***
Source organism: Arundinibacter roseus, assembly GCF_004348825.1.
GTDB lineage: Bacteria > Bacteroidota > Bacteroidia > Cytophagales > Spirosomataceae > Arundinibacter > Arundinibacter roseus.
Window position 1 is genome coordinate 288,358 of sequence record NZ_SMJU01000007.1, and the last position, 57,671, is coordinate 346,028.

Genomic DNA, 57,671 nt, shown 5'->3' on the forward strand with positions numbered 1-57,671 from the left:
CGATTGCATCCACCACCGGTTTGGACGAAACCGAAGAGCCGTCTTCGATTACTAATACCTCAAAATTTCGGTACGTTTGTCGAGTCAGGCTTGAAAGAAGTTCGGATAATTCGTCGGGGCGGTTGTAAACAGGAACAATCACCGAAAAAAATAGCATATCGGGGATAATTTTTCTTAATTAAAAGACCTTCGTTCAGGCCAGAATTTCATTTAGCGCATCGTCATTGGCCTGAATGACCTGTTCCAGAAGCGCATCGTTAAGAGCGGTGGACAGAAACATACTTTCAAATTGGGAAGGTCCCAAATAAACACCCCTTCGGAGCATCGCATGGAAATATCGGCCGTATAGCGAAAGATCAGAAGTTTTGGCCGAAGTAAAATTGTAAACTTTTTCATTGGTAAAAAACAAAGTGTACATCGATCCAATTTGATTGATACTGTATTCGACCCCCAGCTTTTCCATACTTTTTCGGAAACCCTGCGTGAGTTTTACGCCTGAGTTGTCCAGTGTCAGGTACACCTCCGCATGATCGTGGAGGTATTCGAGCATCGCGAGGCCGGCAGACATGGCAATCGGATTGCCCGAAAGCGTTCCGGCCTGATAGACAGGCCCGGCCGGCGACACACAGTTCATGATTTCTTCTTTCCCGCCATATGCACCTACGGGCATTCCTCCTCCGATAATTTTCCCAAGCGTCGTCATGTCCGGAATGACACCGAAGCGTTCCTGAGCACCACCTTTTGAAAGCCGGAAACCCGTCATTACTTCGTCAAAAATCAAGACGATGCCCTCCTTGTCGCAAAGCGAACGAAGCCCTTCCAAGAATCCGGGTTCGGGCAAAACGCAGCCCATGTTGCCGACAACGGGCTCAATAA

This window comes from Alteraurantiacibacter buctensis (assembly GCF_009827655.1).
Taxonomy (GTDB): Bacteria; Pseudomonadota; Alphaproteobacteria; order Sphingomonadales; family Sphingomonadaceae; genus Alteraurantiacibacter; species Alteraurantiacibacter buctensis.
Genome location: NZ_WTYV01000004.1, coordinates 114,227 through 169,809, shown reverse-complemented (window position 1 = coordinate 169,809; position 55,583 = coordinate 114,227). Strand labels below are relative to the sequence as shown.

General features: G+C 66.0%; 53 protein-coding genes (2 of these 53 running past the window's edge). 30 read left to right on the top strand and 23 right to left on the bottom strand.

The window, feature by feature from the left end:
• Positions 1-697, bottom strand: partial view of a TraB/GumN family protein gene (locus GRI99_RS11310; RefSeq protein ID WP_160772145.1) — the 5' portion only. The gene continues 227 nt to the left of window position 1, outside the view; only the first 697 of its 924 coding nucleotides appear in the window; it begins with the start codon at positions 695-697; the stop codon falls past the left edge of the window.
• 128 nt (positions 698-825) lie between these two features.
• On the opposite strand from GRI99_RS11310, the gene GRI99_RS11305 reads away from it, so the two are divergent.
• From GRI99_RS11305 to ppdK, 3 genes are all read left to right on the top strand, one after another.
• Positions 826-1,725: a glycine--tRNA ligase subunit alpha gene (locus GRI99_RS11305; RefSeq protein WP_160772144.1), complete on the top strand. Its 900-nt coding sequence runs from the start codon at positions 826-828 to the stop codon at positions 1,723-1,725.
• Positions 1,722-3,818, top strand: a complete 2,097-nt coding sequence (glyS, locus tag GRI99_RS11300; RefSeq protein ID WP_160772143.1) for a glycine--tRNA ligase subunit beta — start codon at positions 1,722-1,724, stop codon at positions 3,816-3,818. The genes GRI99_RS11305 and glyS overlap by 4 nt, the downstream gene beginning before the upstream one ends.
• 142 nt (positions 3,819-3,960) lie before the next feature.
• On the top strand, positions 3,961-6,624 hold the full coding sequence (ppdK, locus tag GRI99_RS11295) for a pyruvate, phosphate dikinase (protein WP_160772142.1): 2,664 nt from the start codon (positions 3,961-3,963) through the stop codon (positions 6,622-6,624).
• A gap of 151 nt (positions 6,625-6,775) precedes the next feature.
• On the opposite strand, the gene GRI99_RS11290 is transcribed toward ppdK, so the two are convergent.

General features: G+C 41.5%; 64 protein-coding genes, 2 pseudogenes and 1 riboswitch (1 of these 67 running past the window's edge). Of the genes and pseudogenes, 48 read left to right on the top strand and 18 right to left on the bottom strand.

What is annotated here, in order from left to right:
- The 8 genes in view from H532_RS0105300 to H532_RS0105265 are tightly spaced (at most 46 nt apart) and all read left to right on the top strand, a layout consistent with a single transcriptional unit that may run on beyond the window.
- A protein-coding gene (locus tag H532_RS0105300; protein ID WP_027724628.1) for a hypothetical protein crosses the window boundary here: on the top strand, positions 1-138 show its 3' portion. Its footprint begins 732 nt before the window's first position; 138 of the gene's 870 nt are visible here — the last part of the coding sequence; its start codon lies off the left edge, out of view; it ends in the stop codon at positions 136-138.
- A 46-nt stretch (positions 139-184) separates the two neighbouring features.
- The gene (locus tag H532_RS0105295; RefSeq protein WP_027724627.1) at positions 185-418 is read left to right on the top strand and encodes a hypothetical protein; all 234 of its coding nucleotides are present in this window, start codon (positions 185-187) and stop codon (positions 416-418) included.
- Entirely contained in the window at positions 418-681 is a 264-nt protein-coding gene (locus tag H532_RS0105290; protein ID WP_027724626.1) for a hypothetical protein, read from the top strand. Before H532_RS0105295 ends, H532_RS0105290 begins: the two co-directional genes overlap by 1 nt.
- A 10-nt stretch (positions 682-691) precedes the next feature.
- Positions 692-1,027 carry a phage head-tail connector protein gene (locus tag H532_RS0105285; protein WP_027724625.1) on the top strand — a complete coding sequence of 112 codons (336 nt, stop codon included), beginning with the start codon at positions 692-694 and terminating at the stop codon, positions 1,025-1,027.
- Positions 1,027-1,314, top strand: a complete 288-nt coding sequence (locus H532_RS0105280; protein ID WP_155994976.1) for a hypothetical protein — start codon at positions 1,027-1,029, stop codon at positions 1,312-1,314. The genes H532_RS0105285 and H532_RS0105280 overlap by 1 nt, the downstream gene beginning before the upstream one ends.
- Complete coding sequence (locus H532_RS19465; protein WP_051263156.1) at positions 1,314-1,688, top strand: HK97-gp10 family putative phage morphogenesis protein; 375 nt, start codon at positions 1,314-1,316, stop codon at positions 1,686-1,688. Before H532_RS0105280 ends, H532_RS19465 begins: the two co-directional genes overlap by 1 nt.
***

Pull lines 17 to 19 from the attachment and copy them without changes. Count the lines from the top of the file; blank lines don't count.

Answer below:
• 142 nt (positions 3,819-3,960) lie before the next feature.
• On the top strand, positions 3,961-6,624 hold the full coding sequence (ppdK, locus tag GRI99_RS11295) for a pyruvate, phosphate dikinase (protein WP_160772142.1): 2,664 nt from the start codon (positions 3,961-3,963) through the stop codon (positions 6,622-6,624).
• A gap of 151 nt (positions 6,625-6,775) precedes the next feature.